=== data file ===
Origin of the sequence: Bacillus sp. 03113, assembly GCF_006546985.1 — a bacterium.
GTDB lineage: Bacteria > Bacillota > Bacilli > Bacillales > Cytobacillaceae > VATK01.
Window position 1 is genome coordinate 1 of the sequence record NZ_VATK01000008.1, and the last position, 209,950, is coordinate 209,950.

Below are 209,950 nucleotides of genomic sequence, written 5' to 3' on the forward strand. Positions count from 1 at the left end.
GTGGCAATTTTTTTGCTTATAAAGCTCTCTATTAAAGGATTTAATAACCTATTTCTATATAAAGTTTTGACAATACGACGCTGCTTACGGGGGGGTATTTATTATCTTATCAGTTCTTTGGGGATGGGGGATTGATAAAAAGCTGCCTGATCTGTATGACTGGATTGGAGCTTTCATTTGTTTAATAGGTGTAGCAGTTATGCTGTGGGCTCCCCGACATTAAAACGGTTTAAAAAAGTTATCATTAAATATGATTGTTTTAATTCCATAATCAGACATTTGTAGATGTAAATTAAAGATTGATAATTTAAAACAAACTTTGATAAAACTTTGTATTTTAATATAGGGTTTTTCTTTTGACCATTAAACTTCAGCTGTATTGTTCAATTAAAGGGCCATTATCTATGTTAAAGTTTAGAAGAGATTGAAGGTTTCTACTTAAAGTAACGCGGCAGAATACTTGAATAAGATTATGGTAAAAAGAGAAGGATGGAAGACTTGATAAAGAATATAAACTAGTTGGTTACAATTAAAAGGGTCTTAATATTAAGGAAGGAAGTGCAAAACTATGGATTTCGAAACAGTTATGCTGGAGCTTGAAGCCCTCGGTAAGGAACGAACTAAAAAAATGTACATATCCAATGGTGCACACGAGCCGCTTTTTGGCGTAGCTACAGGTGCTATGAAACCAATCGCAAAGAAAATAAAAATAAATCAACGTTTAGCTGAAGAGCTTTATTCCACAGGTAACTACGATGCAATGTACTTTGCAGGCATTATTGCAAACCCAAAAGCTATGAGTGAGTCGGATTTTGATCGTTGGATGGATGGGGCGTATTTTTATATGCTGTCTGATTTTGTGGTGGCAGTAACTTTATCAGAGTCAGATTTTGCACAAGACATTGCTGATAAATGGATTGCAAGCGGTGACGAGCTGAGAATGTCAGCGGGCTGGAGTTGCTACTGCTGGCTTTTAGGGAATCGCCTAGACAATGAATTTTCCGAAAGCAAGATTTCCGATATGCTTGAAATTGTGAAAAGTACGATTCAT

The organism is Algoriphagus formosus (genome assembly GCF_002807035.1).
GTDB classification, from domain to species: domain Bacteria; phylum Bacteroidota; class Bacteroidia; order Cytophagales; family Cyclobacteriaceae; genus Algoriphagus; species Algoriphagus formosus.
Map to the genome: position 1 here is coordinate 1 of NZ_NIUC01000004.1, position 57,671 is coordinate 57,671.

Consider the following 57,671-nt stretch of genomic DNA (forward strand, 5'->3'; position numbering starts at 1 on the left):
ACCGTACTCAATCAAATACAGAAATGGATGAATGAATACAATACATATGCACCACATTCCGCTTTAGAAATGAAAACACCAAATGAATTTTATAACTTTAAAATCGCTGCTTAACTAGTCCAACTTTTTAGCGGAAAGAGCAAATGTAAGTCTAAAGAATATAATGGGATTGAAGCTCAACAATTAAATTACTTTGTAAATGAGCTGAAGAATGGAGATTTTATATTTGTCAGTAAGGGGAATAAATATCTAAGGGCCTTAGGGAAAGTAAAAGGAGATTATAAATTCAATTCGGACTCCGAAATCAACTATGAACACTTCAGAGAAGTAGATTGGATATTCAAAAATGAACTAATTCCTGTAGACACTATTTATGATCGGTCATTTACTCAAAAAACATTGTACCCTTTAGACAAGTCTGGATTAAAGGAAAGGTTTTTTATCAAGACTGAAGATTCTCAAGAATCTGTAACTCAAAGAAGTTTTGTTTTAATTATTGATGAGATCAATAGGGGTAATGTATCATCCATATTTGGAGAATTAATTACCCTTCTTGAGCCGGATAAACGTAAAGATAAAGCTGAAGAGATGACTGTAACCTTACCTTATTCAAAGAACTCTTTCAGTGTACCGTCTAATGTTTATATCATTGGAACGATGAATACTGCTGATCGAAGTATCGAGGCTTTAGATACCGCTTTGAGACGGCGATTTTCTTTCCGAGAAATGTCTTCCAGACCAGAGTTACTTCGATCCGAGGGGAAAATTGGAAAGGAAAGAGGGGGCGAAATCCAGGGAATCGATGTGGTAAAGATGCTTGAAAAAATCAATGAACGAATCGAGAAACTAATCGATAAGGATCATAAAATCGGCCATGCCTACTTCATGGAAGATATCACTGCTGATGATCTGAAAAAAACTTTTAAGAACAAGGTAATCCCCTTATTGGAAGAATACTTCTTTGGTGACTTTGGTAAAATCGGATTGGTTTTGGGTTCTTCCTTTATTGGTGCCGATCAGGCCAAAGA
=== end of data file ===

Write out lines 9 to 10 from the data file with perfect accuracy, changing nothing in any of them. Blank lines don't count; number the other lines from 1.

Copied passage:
Consider the following 57,671-nt stretch of genomic DNA (forward strand, 5'->3'; position numbering starts at 1 on the left):
ACCGTACTCAATCAAATACAGAAATGGATGAATGAATACAATACATATGCACCACATTCCGCTTTAGAAATGAAAACACCAAATGAATTTTATAACTTTAAAATCGCTGCTTAACTAGTCCAACTTTTTAGCGGAAAGAGCAAATGTAAGTCTAAAGAATATAATGGGATTGAAGCTCAACAATTAAATTACTTTGTAAATGAGCTGAAGAATGGAGATTTTATATTTGTCAGTAAGGGGAATAAATATCTAAGGGCCTTAGGGAAAGTAAAAGGAGATTATAAATTCAATTCGGACTCCGAAATCAACTATGAACACTTCAGAGAAGTAGATTGGATATTCAAAAATGAACTAATTCCTGTAGACACTATTTATGATCGGTCATTTACTCAAAAAACATTGTACCCTTTAGACAAGTCTGGATTAAAGGAAAGGTTTTTTATCAAGACTGAAGATTCTCAAGAATCTGTAACTCAAAGAAGTTTTGTTTTAATTATTGATGAGATCAATAGGGGTAATGTATCATCCATATTTGGAGAATTAATTACCCTTCTTGAGCCGGATAAACGTAAAGATAAAGCTGAAGAGATGACTGTAACCTTACCTTATTCAAAGAACTCTTTCAGTGTACCGTCTAATGTTTATATCATTGGAACGATGAATACTGCTGATCGAAGTATCGAGGCTTTAGATACCGCTTTGAGACGGCGATTTTCTTTCCGAGAAATGTCTTCCAGACCAGAGTTACTTCGATCCGAGGGGAAAATTGGAAAGGAAAGAGGGGGCGAAATCCAGGGAATCGATGTGGTAAAGATGCTTGAAAAAATCAATGAACGAATCGAGAAACTAATCGATAAGGATCATAAAATCGGCCATGCCTACTTCATGGAAGATATCACTGCTGATGATCTGAAAAAAACTTTTAAGAACAAGGTAATCCCCTTATTGGAAGAATACTTCTTTGGTGACTTTGGTAAAATCGGATTGGTTTTGGGTTCTTCCTTTATTGGTGCCGATCAGGCCAAAGA